As mentioned before, current cranial implants provide biocompatibility and mechanical stability, but are not transparent. YSZ implants of this kind are also expected to be biocompatible (as they already are for other medical applications), they are very hard materials, but they’re also transparent, which is something no other implant offers. This optical capability alone is a crucial first step towards an innovative new concept that would provide a clinically-viable means for optically accessing the brain, on-demand, over large areas, and on a chronically-recurring basis.
Members of the research team, from left, Javier Garay, Yasuhiro Kodera, Carissa L. Reynolds, Yasaman Damestani, Guillermo Aguilar, Masaru P. Rao and B. Hyle Park.
What excites you most about your current research and what are your further research plans?
There are many challenges ahead of us, which makes this whole venture very exciting in almost any way we look at it. The breakthrough thus far has been to develop this material and show that we can enhance the optical imaging of a live animal brain far better than we would through the native skull. Now, we need to show the material is biocompatible for this particular anatomic location. In this regard we need to assess its osseointegration and soft tissue encapsulation; we also need to conduct detail mechanical tests to ensure this implant could indeed be a comparable or even better substitute of current implant materials; we also need to solve the issue of rendering the scalp transparent on a temporary basis for recurring therapies; we may also want to shape the implant into intricate forms or even write waveguides across its thickness to deliver coherent laser light across the implant. All these are concurrent issues we’re exploring and all of them are exciting.
What do you think the future holds for treatments for neurological disorders?
It is hard to generalize about the future of all neurological disorders, particularly from our perspective, but I certainly hope that a window like this helps, at least in some way, other scientists to study the pathogenesis of many neurological diseases and physicians to diagnose and treat them in a less invasive and more successful way.
Where can readers find more information?
They can find some more information on the UCR website, the Bourns College of Engineering (BCOE) Website, and the Department of Mechanical Engineering website (links below)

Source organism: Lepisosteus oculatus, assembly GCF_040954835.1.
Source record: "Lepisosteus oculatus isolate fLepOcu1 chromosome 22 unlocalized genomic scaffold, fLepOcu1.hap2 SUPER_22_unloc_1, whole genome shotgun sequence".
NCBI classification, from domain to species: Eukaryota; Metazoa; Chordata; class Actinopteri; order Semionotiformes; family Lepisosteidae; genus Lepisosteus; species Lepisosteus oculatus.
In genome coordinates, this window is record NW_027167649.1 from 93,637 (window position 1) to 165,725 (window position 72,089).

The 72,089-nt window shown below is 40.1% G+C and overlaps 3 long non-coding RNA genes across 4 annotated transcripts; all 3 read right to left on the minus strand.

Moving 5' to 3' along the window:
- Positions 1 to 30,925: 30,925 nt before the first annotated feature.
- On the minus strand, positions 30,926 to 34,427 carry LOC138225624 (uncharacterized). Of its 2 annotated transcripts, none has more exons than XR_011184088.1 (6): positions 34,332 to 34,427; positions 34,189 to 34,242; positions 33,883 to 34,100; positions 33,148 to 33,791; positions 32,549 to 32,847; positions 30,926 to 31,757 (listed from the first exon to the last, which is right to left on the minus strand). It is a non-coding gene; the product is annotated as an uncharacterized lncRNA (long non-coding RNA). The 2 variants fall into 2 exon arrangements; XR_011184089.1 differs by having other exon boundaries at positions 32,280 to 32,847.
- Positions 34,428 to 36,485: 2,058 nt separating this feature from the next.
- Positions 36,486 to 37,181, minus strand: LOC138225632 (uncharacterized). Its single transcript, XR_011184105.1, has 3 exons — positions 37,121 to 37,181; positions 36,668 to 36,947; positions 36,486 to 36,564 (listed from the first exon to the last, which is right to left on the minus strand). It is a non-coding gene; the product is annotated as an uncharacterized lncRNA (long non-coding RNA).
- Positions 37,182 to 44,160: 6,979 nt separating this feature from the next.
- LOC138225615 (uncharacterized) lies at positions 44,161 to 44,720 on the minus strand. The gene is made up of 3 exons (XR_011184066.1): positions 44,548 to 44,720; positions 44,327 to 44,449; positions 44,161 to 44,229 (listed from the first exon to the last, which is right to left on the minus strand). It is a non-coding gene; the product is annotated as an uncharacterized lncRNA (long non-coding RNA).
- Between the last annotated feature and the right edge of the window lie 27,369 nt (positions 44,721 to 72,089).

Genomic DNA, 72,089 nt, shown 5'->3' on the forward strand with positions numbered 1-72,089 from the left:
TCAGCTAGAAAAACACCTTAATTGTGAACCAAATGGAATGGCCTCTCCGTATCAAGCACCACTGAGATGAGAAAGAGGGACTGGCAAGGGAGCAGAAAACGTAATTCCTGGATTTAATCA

They may also found out more about the work the whole group does in our respective websites:
About Professor Guillermo Aguilar
Prof. Guillermo Aguilar received his B.S. in Mechanical and Electrical Engineering from the National Autonomous University of Mexico (UNAM) in 1993. He earned his M.S. and Ph.D. also in Mechanical Engineering at the University of California Santa Barbara (UCSB) in 1995 and 1999, respectively. In 1999, he received a Whitaker Postdoctoral Fellowship to join the Beckman Laser Institute and the former Department of Chemical and Biochemical Engineering and Material Sciences (CBEMS) at the University of California Irvine (UCI).
Since 2003 Prof. Aguilar joined the Department of Mechanical Engineering (ME) at University of California Riverside (UCR), where he was promoted to Associate Professor in 2007 and Full Professor in 2012. Prof. Aguilar served as the Graduate Advisor and Chair of the Graduate Committee of the ME Department from 2005-2010 and 2011-2012 and currently serves as the Department Chair.
Prof. Aguilar has co-authored more than 70 journal publications, advised more than 40 students, including 17 graduate students (MS and PhD) and several undergraduate students and interns. He has received research funding from various sources, including NSF, ASLMS, AFOSR, Sandia National Labs, and NIH. His research interests include cryogen spray atomization, spray cooling, laser-tissue interactions, and combined use of cryogenics and lasers for biomedical applications.